Load Testing

The Gatling project can be used to create and run load tests using Clojure (and get fancy reports).

Add the following to your project.clj :dependencies

[clj-gatling "0.11.0"]

Describe a Load Test

This is how we would write a simple load test which performs 50 GET requests against a server running at test.com:

class SimpleSimulation extends Simulation {
  //declare a scenario with a simple get request performed 5 times
  val scn = scenario("myScenario")
            .exec(http("myRequest").get("http://test.com/page.html"))
            .repeat(5)

  //run the scenario with 10 concurrent users
  setUp(scn.users(10))
}

Gatling refers to load tests as Simulations which have one or more Scenarios. In the one above we are saying we will have 10 users execute 5 requests each in parallel. We could provide a Content-Type header with the request and check for a 200 response code like this:

http("myRequest")
  .get("http://test.com/page.html")
  .header("Content-Type", "text/html")
  .check(status.is(200))
If we wanted to do a POST request with a JSON body and basic authentication, as well as verify something in the response:

http("myRequest")
  .post("http://test.com/someresource"))
  .body(StringBody("""{ "myContent": "myValue" }"""))
  .asJSON
  .basicAuth("username", "password")
  .check(jsonPath("$..someField").is("some value"))

The expression used to extract someField from the response is passed to jsonPath() and is based on Goessner’s JsonPath syntax. We use is() to verify the expected value is equal to some value. We can also do other forms of verification on the response json like:

  • not(expectedValue): not equal to expectedValue
  • in(sequence): to check that a value belongs to the given sequence
  • exists(), notExists(): to check for the presence/absence of a field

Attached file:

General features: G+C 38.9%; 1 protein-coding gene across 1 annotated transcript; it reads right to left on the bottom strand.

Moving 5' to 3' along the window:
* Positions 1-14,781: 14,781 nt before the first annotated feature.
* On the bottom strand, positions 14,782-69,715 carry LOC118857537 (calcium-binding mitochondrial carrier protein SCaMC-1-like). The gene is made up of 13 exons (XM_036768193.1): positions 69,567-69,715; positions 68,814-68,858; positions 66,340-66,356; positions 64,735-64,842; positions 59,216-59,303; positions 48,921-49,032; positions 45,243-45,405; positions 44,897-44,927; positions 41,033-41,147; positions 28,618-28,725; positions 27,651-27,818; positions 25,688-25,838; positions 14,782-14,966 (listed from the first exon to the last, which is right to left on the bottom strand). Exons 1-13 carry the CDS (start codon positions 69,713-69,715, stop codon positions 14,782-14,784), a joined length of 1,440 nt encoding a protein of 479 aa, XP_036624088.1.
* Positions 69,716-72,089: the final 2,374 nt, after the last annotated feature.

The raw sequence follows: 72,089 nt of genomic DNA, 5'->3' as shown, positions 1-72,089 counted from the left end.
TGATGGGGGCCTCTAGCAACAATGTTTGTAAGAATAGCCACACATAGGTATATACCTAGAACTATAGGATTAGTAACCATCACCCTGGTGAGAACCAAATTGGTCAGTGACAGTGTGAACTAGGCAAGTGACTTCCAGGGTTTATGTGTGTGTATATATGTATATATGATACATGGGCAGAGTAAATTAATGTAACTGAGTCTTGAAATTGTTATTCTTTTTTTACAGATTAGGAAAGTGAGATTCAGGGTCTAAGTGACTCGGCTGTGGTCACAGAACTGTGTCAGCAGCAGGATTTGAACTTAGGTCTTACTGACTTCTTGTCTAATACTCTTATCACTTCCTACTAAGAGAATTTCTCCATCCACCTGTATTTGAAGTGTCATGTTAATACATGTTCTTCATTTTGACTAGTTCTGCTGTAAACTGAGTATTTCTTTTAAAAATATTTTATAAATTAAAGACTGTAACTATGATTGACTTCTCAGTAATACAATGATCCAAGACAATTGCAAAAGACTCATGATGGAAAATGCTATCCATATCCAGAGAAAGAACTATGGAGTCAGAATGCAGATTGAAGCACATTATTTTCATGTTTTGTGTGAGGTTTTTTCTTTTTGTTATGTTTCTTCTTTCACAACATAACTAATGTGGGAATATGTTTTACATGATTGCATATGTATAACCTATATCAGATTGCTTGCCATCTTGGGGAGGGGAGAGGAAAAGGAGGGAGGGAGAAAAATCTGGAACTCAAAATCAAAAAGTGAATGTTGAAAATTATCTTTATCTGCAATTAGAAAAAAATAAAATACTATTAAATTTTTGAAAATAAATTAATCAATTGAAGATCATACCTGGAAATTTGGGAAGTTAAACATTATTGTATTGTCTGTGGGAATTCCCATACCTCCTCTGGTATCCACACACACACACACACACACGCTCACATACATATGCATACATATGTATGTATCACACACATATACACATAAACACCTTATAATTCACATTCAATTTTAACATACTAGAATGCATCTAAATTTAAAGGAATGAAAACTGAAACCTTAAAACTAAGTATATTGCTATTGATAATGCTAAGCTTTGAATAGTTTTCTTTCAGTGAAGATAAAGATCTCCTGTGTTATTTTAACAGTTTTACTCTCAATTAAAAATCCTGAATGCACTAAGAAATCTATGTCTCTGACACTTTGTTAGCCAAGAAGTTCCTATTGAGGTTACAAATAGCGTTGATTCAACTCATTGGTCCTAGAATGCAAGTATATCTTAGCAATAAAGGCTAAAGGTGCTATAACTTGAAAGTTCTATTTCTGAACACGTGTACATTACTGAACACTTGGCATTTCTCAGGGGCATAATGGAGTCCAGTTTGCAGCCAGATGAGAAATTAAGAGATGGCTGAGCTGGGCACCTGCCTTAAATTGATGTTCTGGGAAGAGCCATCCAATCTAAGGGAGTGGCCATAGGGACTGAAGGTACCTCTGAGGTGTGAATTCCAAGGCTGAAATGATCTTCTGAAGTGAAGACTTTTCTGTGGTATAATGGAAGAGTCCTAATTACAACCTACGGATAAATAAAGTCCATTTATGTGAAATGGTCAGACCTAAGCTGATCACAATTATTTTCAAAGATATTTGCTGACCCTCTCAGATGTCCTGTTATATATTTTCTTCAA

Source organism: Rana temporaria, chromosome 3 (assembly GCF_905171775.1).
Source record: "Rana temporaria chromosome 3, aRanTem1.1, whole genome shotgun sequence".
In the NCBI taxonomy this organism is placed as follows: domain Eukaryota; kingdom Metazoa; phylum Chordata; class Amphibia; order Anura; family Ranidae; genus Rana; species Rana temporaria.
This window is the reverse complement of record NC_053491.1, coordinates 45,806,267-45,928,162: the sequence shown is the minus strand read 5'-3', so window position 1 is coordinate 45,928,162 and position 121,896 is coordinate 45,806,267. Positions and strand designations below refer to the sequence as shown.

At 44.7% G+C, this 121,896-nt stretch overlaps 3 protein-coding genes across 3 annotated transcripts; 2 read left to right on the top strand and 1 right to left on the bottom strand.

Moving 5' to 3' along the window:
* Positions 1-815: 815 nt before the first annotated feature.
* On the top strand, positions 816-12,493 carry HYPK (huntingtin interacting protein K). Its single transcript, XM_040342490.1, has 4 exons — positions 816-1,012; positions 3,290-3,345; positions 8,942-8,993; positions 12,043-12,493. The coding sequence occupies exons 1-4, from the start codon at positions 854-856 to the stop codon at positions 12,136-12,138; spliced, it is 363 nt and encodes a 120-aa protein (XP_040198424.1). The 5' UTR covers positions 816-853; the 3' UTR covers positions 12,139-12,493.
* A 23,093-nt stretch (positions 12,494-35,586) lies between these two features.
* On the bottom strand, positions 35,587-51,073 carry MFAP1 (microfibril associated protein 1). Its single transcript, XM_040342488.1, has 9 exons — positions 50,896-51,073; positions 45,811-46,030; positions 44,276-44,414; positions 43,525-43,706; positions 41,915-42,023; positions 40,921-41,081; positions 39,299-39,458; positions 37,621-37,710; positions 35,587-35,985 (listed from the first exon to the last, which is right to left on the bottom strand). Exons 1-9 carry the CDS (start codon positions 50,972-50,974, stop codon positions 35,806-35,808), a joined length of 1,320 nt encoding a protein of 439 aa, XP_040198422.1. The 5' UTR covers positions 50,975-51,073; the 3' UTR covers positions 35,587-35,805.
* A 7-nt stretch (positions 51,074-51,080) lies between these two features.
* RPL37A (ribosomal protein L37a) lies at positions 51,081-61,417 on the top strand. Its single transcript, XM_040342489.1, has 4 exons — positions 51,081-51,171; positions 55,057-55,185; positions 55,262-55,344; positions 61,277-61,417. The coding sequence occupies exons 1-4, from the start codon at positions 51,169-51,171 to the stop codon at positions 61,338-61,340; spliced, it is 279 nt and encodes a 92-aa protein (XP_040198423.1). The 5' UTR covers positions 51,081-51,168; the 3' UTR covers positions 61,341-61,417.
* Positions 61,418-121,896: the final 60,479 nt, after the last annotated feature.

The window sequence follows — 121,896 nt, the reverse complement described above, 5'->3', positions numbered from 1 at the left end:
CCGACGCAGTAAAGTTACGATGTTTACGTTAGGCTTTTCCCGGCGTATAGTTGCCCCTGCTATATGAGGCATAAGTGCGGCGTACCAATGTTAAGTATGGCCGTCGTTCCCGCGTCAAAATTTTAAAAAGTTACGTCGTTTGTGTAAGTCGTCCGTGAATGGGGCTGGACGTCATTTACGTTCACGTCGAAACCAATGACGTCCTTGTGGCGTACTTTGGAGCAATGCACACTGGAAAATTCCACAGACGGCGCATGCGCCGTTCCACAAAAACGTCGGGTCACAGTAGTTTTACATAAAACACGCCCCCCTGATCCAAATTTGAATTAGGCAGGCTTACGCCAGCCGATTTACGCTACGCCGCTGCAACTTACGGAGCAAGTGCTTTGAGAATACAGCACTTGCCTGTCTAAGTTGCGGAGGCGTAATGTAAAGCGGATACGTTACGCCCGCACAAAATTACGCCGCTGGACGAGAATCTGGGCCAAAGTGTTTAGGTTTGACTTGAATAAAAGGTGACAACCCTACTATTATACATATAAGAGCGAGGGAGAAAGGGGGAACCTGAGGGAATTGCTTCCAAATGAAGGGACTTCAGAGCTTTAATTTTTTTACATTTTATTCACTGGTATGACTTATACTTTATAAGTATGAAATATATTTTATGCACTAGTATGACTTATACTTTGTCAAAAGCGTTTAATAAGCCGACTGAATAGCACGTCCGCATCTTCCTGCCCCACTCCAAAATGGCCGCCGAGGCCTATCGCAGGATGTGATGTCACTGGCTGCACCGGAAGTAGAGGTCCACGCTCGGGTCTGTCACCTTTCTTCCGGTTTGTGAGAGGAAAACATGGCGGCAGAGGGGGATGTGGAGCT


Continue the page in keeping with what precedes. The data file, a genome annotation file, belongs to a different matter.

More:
For a multipart request with 2 parts and gzip compression:

http("myRequest")
  .post("http://test.com/someresource"))
  .bodyPart(StringBodyPart("""{ "myContent": "myValue" }"""))
  .bodyPart(RawFileBodyPart("file", "test.txt")
  .processRequestBody(gzipBody)
We can also create scenarios with multiple requests and use the result from previous requests in subsequent requests like this:

scenario("myScenario")
  .exec(http("request1")
          .post("http://test.com/resource1")
          .body(StringBody"""{ "myContent": ""}""")
          .check(jsonPath("$..myResponse.guid").saveAs("guid")))
  .exec(http("request2")
          .put("http://test.com/resource2/${guid}")
          .body(StringBody"""{ "someOtherField": ""}"""))

guid is extracted from the response of the first call using saveAs("guid") and used in the path to the PUT call.

Scenarios can also be run with a ramp up. If we wanted to run the scenario above with 1000 users with a ramp up of 20 seconds we would do:

setUp(scn.users(1000).ramp(20))

Run a Simulation

There are a number of ways to run Gatling simulations. You can download the bundle, place your simulations under the user-files/simulations directory and then run bin/gatling.sh.

If you prefer integration with your build system there are plugins for Maven, Gradle and SBT. For example, for Maven we just add the dependencies in the pom.xml:

<dependencies>
  <dependency>
    <groupId>io.gatling.highcharts</groupId>
    <artifactId>gatling-charts-highcharts</artifactId>
    <scope>test</scope>
  </dependency>
</dependencies>

<build>
   <plugins>
     <plugin>
       <groupId>io.gatling</groupId>
       <artifactId>gatling-maven-plugin</artifactId>
     </plugin>
   </plugins>
</build>

Place simulations under src/test/scala/com/company/service and then in the terminal:

mvn gatling:execute -Dgatling.simulationClass=com.company.service.YourSimulation

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